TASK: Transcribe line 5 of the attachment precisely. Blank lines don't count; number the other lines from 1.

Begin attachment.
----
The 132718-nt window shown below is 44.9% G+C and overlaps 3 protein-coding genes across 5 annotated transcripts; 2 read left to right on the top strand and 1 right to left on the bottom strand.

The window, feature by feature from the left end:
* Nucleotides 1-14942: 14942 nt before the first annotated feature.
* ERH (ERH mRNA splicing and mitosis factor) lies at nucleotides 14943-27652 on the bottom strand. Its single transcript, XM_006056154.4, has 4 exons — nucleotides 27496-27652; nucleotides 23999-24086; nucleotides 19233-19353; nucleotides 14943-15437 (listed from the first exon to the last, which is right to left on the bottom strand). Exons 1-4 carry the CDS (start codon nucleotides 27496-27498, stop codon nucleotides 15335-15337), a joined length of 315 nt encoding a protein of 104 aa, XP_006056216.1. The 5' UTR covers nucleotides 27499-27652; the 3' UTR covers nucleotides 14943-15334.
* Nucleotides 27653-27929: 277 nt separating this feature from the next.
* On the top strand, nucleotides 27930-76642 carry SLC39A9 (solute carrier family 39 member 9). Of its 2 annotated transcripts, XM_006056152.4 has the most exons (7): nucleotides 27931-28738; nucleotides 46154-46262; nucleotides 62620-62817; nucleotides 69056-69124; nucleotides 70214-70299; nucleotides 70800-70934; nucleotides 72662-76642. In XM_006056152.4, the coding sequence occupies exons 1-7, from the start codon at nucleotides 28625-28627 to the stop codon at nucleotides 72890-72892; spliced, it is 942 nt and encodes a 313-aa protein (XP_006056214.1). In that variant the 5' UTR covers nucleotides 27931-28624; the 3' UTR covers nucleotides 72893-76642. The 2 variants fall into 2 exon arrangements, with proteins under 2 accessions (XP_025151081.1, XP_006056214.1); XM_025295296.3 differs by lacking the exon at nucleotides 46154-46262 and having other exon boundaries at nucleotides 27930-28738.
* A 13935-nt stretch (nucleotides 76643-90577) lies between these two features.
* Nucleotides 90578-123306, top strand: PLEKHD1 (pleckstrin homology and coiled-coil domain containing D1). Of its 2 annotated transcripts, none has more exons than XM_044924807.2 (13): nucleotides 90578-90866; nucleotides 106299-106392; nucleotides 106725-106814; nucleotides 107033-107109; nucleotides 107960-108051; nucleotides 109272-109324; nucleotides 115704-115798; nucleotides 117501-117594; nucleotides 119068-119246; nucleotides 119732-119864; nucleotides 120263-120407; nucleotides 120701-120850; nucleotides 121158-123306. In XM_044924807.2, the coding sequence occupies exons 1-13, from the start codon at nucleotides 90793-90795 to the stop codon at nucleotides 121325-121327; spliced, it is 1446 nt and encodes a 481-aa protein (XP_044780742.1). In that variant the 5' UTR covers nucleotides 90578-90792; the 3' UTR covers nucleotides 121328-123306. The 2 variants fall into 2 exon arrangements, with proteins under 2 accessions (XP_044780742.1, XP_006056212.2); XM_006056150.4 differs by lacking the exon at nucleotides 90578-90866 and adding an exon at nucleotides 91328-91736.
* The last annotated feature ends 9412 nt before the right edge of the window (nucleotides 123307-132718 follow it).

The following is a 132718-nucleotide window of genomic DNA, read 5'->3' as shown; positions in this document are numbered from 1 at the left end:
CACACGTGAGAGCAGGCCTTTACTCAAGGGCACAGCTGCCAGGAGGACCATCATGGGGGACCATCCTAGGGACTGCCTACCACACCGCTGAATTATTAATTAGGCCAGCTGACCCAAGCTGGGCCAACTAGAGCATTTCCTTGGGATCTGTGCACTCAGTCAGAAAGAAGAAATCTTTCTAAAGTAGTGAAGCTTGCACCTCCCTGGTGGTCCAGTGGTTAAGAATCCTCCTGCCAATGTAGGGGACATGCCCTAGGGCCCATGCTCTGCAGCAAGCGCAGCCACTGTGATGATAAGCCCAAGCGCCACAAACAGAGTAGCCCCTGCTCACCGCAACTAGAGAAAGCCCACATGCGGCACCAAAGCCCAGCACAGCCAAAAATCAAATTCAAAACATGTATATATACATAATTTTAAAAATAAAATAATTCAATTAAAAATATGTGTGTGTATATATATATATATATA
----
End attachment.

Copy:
* Nucleotides 27653-27929: 277 nt separating this feature from the next.